In the Lecture, I identified 4 learning cycles, as a team we discussed why Oxford Brookes uses Gibbs (1998). Based on what I know and have researched:

Kolb (1984) – is based on learning from new experiences and dividing them into 4 stages, Actual Experience (a new experience/life changes), insightful observation (is their regularities or contradictions within the experience), Nonconcrete Conceptualization (What new ideas does this give you) and Experimentation (putting ideas into practice)

Kolb(1984) stated, “Learning is the process whereby knowledge is created through the transformation of experience” (Kolb, 1984, p. 38). My thoughts are if a person has not experienced all of the stages then how can their plan be effective.

Schӧn (1991) – has two stages – “reflection in action” (while the action is happening), “reflection on action” (After the action has happened).

Schӧn does not break the cycle down sufficiently, hence you could become perplexed of what your essay would define, leaving you open to plagiarism.

Driscoll (1994) – Is based on the question “What?” (happened? did you witness?), “So What?”(feelings, positives, and negatives), “Now What?” (Ideas and execute, would you do things differently?). This is a three-stage cycle, again you could easily become confused and lose your focus.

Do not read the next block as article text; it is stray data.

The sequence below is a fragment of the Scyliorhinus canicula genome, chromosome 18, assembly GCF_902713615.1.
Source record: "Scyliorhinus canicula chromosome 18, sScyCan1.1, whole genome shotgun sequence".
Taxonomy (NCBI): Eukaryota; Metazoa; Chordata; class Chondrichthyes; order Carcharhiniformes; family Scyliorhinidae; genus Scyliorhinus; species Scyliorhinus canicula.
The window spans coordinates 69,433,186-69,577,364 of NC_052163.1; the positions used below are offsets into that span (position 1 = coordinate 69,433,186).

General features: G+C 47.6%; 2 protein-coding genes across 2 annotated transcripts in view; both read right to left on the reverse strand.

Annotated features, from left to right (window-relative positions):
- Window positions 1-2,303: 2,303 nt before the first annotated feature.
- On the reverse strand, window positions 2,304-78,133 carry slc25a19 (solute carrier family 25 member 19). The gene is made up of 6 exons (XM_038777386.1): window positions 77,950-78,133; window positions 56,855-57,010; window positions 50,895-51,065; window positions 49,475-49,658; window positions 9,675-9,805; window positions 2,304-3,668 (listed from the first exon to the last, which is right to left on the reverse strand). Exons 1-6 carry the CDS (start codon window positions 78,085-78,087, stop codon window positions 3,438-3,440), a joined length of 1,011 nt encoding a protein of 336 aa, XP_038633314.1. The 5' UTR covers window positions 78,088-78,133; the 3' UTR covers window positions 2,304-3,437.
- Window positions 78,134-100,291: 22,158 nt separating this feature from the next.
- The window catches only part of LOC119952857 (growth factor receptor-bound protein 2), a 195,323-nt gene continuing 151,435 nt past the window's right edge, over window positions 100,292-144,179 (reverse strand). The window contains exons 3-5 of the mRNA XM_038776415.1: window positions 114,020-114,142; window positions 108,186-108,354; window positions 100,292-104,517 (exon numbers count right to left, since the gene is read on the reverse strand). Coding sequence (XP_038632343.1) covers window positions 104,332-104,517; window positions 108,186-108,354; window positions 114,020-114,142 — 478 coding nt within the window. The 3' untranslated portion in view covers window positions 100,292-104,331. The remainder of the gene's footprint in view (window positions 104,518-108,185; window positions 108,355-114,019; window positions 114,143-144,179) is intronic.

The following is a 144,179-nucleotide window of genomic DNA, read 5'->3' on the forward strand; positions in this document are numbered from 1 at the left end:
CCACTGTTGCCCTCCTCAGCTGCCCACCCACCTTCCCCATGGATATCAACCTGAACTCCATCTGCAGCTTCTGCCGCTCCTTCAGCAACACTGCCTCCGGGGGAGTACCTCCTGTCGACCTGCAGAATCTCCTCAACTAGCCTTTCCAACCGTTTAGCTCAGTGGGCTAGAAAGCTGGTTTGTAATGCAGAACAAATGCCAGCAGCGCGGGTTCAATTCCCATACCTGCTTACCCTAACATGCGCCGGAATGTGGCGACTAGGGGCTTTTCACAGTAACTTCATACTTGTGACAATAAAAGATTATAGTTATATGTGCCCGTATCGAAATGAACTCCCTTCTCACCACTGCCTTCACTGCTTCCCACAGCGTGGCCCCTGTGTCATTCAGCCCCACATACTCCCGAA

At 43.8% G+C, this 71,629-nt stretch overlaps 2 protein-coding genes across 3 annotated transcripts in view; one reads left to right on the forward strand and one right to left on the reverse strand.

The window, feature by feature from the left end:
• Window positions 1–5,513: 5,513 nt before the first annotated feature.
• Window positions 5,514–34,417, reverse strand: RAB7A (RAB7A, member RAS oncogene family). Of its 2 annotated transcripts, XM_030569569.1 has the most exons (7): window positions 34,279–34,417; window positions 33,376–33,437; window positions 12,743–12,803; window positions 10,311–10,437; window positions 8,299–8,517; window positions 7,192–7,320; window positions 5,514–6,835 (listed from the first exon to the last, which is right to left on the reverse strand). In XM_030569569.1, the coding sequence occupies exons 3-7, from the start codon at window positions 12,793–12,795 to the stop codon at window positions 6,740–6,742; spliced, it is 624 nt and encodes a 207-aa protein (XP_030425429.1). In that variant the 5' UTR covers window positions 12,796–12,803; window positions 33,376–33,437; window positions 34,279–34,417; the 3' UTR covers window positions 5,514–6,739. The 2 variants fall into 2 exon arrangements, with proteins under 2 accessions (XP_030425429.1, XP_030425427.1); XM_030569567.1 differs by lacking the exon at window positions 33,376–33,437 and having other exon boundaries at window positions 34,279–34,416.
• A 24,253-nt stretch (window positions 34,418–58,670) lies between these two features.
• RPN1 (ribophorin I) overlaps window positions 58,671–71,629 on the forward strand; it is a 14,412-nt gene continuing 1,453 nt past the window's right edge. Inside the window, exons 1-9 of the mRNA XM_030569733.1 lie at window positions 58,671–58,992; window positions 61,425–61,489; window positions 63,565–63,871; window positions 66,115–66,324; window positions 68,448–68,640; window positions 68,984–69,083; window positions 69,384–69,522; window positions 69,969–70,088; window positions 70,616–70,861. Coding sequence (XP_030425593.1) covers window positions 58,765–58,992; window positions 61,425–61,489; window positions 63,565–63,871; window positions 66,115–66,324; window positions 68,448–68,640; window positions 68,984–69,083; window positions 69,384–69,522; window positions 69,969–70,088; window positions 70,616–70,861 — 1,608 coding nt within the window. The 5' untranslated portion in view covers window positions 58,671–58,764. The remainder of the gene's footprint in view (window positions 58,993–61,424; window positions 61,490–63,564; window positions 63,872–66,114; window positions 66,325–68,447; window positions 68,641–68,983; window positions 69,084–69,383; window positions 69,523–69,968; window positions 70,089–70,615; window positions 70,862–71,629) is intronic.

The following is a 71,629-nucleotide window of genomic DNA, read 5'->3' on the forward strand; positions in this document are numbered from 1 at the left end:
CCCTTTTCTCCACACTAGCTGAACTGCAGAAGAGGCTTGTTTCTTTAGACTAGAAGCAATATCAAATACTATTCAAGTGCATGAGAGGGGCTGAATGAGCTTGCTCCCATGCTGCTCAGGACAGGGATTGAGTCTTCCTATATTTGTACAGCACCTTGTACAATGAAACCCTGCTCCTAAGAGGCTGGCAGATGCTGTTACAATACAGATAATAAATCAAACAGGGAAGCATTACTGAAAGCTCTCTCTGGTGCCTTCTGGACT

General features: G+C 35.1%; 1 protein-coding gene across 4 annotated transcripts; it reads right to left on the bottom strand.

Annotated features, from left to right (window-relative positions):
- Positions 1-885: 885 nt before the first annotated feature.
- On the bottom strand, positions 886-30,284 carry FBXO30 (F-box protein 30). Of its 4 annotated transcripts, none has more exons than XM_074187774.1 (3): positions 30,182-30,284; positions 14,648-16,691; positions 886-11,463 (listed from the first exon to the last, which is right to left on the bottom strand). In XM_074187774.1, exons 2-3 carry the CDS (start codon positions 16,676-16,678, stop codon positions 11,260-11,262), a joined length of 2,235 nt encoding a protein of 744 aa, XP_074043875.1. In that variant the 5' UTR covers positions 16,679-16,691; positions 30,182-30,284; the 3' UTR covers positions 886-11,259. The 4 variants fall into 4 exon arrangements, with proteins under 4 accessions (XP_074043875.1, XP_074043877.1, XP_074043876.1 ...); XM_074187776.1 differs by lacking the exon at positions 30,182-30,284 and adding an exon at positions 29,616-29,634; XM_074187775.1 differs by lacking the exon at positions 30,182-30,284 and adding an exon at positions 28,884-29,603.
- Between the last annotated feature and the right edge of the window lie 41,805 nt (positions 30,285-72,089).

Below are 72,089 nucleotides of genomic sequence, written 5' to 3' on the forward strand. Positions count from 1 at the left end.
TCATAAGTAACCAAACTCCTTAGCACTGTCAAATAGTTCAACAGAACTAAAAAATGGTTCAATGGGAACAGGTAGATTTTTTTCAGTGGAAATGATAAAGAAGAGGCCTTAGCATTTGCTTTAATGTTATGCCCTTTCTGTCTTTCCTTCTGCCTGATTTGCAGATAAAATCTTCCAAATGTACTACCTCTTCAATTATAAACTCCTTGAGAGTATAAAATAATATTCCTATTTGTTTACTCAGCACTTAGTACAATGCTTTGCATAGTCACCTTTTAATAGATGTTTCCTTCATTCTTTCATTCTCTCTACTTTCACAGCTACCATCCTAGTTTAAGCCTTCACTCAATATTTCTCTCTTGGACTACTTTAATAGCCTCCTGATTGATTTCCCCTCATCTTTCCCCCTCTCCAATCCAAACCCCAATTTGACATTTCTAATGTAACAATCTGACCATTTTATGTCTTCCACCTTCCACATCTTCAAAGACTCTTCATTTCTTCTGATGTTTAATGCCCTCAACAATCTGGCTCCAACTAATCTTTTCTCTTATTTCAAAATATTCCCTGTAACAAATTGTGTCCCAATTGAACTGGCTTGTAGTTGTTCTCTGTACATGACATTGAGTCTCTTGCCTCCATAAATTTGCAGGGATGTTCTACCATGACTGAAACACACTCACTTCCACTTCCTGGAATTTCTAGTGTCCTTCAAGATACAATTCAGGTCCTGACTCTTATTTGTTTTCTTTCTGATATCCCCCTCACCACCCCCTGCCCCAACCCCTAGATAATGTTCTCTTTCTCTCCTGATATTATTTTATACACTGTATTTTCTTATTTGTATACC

Gibbs (1988) – separated into 6 stages – ‘Description’ (What happened?), ‘Feelings’ (feelings, opinions at the time), ‘Evaluation’ (positives and negatives), ‘Analysis’ (understanding of the event), ‘Conclusion’ (is there anything else you could have done?) ‘Action Plan’ (formulate a plan if it were to happen again).

I would have chosen Gibbs(1988) to reflect as it is easier to understand, and gives you a definite path to follow. To plan your essay you can put question alongside each stage, encouraging you to write more in-depth of you subject matter.

Graham Gibbs an Oxford University Professor, referring to Kolb’s cycle stated, ‘It is not enough just to do, and neither is it enough just to think. Nor is it enough simply to do and think. Learning from experience must involve linking the doing and the thinking.’ (Fiechter. K 2020), I find that I am in agreement with Gibbs.